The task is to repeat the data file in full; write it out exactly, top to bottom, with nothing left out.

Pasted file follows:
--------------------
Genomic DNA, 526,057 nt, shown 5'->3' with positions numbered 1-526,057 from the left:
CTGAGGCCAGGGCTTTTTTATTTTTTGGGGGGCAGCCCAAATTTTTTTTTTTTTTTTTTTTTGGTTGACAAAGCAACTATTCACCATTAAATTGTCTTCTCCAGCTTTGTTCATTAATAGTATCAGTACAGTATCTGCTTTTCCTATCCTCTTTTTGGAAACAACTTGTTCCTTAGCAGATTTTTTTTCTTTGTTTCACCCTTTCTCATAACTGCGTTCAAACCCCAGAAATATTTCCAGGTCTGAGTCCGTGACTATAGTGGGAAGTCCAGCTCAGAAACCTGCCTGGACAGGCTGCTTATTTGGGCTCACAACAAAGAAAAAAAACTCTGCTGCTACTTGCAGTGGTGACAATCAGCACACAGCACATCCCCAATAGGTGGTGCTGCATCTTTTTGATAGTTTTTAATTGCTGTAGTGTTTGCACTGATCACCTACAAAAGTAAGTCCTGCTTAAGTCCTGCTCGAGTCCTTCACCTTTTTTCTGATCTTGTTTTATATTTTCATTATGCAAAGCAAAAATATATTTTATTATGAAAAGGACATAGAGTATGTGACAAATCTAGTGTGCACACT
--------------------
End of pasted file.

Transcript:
Genomic DNA, 526,057 nt, shown 5'->3' with positions numbered 1-526,057 from the left:
CTGAGGCCAGGGCTTTTTTATTTTTTGGGGGGCAGCCCAAATTTTTTTTTTTTTTTTTTTTTGGTTGACAAAGCAACTATTCACCATTAAATTGTCTTCTCCAGCTTTGTTCATTAATAGTATCAGTACAGTATCTGCTTTTCCTATCCTCTTTTTGGAAACAACTTGTTCCTTAGCAGATTTTTTTTCTTTGTTTCACCCTTTCTCATAACTGCGTTCAAACCCCAGAAATATTTCCAGGTCTGAGTCCGTGACTATAGTGGGAAGTCCAGCTCAGAAACCTGCCTGGACAGGCTGCTTATTTGGGCTCACAACAAAGAAAAAAAACTCTGCTGCTACTTGCAGTGGTGACAATCAGCACACAGCACATCCCCAATAGGTGGTGCTGCATCTTTTTGATAGTTTTTAATTGCTGTAGTGTTTGCACTGATCACCTACAAAAGTAAGTCCTGCTTAAGTCCTGCTCGAGTCCTTCACCTTTTTTCTGATCTTGTTTTATATTTTCATTATGCAAAGCAAAAATATATTTTATTATGAAAAGGACATAGAGTATGTGACAAATCTAGTGTGCACACT